• File the petition with the circuit court in the county where the original order was made.
  • Attend the court hearing and provide evidence to support your request for modification.
  • Be prepared for possible outcomes, such as modification granted, denied, or delayed.

It is important to keep in mind that the legal process of modifying a divorce decree can be complex and time-consuming, and seeking the help of a skilled family law attorney can be helpful in ensuring that your rights and interests are protected.

Last Thoughts

Navigating divorce can prove challenging for all involved parties. If you are considering filing for a post-divorce modification, it’s important to speak with an experienced Illinois divorce attorney. At Masters Law Group, our seasoned attorneys can review your case and provide guidance on how to move forward with applicable modifications.

Masters Law Group ALWAYS advocates on your behalf to make sure your rights are protected and family needs are legally met. Contact us today to schedule a consultation.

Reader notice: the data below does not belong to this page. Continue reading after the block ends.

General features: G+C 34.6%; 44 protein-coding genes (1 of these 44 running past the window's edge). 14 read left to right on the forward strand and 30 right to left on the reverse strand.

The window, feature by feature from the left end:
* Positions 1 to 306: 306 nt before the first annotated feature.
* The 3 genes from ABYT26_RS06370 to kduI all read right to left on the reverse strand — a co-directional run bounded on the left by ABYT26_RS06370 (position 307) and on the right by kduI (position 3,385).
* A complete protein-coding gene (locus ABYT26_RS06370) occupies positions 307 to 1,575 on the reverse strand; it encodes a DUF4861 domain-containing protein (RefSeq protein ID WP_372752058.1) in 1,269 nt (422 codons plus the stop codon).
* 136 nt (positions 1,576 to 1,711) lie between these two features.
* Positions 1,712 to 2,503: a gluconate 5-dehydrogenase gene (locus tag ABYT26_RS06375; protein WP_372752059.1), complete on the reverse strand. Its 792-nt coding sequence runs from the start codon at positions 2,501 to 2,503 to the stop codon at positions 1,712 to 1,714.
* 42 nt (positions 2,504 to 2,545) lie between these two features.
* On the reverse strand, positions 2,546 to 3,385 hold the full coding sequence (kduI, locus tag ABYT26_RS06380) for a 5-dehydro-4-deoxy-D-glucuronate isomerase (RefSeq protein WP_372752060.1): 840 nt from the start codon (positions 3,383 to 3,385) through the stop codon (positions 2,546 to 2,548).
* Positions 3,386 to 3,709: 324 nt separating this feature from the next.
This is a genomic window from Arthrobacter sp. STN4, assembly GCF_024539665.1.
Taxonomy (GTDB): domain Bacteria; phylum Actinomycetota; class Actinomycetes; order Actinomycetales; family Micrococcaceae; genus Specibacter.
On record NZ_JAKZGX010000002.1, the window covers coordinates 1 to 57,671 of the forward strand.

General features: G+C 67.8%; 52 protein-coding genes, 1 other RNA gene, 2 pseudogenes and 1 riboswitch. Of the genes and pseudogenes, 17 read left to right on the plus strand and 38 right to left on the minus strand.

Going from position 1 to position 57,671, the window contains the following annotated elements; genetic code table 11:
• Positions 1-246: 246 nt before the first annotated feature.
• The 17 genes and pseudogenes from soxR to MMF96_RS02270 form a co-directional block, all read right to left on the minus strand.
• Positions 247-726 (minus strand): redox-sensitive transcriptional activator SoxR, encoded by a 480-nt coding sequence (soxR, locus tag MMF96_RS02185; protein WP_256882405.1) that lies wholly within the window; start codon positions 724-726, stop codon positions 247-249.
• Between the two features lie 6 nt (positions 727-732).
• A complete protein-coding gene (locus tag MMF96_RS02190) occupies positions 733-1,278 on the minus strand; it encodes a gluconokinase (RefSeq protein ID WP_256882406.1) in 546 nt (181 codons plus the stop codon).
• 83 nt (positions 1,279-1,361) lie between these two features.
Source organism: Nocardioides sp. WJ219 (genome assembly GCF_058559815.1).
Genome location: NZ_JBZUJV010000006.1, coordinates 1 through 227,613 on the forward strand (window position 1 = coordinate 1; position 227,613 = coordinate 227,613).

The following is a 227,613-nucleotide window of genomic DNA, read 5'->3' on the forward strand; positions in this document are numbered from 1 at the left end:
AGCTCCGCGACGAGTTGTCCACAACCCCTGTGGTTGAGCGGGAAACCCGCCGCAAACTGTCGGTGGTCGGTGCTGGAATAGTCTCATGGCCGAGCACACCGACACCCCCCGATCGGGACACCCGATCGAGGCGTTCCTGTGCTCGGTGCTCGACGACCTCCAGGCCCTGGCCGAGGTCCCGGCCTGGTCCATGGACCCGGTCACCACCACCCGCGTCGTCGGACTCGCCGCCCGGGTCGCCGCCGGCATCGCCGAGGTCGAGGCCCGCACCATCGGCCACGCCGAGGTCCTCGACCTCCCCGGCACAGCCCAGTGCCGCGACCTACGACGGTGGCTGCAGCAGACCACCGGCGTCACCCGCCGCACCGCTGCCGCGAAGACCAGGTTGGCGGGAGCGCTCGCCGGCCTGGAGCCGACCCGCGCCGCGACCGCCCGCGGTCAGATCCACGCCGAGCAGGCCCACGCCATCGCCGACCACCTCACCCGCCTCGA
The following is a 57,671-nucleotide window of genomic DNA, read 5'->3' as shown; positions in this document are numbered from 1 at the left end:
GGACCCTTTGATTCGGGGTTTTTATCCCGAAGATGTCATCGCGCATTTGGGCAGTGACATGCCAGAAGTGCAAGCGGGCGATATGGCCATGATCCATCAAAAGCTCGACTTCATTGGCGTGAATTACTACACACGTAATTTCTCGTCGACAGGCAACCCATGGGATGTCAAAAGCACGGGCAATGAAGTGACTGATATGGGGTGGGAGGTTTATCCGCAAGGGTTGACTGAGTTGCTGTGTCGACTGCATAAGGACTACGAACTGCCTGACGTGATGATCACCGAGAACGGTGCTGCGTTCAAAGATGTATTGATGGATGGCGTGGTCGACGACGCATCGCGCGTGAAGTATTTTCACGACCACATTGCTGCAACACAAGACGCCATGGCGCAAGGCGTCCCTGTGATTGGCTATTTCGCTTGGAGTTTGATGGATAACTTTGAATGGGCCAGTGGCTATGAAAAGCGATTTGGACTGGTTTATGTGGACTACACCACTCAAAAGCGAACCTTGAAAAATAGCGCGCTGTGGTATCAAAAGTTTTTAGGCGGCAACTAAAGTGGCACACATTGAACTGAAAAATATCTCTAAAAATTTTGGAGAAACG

Social Media and Divorce – 5 Things You Should Know

We get it. Anger, resentment and what seems a waste of your time can lead to social media rants. But even private DMs can land you in hot water. 

When you’re going through a divorce, it can be tempting to use social media as an outlet to redefine who you are without your spouse in the picture. But while social media can be a valuable tool during this difficult time, it can also cause major problems if you’re not careful.